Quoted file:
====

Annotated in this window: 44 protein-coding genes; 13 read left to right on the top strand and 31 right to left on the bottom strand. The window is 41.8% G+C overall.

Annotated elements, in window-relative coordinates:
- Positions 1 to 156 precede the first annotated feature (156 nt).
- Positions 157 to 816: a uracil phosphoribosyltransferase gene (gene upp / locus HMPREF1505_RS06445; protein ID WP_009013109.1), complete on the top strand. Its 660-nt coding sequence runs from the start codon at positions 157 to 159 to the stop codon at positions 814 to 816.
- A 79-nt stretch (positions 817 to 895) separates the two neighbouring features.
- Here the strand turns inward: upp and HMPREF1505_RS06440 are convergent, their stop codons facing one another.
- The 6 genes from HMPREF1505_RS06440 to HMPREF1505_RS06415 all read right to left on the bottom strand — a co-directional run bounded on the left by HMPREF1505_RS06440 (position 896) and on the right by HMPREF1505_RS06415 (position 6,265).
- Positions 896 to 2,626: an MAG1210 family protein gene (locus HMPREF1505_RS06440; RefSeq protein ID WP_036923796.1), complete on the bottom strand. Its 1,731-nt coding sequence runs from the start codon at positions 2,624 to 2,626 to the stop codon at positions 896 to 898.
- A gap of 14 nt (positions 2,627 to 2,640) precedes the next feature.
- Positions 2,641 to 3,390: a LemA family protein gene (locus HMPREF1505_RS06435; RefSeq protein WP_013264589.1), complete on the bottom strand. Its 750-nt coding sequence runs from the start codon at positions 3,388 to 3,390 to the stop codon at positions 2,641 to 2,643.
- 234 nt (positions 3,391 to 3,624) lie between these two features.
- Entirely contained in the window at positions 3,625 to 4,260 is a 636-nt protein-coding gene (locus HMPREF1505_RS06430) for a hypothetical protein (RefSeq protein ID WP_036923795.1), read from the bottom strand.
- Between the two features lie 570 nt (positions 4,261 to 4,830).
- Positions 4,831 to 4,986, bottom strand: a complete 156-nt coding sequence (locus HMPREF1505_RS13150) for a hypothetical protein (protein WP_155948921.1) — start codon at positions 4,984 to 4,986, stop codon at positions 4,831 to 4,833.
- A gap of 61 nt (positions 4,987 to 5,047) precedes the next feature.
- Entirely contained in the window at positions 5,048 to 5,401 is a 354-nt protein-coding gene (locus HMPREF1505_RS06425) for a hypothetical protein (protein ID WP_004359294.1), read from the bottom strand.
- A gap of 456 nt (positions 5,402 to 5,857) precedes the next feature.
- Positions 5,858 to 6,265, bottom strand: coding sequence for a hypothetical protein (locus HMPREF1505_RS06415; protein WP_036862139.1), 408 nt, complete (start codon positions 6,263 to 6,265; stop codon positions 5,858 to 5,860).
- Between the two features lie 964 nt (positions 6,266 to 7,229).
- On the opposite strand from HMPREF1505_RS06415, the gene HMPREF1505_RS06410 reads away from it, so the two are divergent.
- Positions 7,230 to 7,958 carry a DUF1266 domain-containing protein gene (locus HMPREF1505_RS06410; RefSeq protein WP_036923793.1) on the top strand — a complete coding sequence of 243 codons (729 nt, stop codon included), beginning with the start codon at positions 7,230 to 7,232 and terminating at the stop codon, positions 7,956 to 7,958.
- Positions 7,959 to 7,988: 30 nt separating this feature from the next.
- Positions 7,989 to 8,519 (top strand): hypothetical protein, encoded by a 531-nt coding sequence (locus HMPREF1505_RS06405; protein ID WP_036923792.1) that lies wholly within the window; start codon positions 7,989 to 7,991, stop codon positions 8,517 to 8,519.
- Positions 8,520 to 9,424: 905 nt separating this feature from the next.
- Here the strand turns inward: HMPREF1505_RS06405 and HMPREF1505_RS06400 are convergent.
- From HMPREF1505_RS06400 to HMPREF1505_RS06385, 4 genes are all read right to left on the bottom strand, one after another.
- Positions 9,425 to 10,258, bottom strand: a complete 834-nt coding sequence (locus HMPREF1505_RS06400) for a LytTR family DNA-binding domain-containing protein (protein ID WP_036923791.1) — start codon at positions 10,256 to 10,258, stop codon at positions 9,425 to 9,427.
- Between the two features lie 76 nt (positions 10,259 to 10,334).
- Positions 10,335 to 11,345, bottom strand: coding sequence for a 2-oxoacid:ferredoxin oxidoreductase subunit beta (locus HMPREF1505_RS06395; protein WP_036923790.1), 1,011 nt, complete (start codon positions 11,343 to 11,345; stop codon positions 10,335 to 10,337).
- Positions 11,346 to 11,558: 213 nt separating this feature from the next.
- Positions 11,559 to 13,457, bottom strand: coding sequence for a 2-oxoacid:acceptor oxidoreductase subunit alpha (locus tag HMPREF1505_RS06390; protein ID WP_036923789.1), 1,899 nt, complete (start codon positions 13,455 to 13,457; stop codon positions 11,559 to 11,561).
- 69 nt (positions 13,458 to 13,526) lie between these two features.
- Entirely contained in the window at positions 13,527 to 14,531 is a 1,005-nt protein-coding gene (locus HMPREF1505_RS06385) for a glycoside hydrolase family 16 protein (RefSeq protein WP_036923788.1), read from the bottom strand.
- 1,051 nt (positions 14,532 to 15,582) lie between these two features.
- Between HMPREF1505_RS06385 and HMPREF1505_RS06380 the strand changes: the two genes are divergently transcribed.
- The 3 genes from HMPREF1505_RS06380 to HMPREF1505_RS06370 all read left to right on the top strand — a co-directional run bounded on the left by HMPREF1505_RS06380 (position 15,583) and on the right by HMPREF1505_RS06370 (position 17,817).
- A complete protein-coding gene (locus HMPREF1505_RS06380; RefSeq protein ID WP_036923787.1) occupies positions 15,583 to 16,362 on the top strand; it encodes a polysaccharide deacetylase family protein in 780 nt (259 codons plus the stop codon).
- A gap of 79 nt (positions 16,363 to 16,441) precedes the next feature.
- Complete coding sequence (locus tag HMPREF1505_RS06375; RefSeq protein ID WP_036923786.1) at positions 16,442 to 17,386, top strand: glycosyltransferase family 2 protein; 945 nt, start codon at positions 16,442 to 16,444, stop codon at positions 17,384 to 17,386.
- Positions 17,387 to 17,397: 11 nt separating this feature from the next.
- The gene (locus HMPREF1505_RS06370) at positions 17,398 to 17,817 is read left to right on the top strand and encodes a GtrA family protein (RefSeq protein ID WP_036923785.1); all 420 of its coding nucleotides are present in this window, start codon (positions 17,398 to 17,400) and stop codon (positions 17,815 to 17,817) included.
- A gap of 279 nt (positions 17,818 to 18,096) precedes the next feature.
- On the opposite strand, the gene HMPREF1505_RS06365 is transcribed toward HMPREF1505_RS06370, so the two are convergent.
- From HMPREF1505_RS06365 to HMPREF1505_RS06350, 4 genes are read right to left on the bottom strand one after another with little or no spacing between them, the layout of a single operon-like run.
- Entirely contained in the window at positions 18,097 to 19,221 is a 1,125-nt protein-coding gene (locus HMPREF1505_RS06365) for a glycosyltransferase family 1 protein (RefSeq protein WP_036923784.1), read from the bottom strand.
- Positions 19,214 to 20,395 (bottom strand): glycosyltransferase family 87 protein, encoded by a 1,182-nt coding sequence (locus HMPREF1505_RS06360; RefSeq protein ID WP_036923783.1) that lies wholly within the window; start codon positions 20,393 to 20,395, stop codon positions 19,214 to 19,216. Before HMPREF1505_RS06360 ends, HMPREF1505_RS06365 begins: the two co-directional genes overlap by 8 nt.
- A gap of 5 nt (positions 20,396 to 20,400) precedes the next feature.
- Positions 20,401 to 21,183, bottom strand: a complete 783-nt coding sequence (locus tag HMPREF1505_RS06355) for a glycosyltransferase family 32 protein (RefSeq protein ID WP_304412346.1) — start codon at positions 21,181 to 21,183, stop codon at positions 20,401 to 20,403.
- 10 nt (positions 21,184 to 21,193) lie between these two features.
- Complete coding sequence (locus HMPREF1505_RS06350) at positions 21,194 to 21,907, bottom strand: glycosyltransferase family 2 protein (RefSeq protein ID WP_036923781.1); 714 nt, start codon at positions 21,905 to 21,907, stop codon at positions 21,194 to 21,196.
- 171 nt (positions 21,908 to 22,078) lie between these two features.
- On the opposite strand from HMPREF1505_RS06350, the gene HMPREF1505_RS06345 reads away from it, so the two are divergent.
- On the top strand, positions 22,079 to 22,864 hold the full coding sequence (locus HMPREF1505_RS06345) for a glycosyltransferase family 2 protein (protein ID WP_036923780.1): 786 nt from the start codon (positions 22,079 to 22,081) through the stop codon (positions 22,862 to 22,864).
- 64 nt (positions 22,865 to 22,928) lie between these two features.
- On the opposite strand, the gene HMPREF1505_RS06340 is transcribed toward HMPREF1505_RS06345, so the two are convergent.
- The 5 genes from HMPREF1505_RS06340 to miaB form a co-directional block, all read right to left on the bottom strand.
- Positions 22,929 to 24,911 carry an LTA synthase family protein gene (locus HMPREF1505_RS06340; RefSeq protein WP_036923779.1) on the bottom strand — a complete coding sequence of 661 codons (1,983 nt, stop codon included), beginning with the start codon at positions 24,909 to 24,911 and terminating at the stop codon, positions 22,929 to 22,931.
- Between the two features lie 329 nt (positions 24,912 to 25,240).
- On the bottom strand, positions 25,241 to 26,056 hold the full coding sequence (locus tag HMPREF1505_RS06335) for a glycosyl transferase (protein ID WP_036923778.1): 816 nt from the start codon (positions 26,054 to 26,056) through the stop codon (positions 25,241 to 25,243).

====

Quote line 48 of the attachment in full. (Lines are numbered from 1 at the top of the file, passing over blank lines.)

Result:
- Positions 20,401 to 21,183, bottom strand: a complete 783-nt coding sequence (locus tag HMPREF1505_RS06355) for a glycosyltransferase family 32 protein (RefSeq protein ID WP_304412346.1) — start codon at positions 21,181 to 21,183, stop codon at positions 20,401 to 20,403.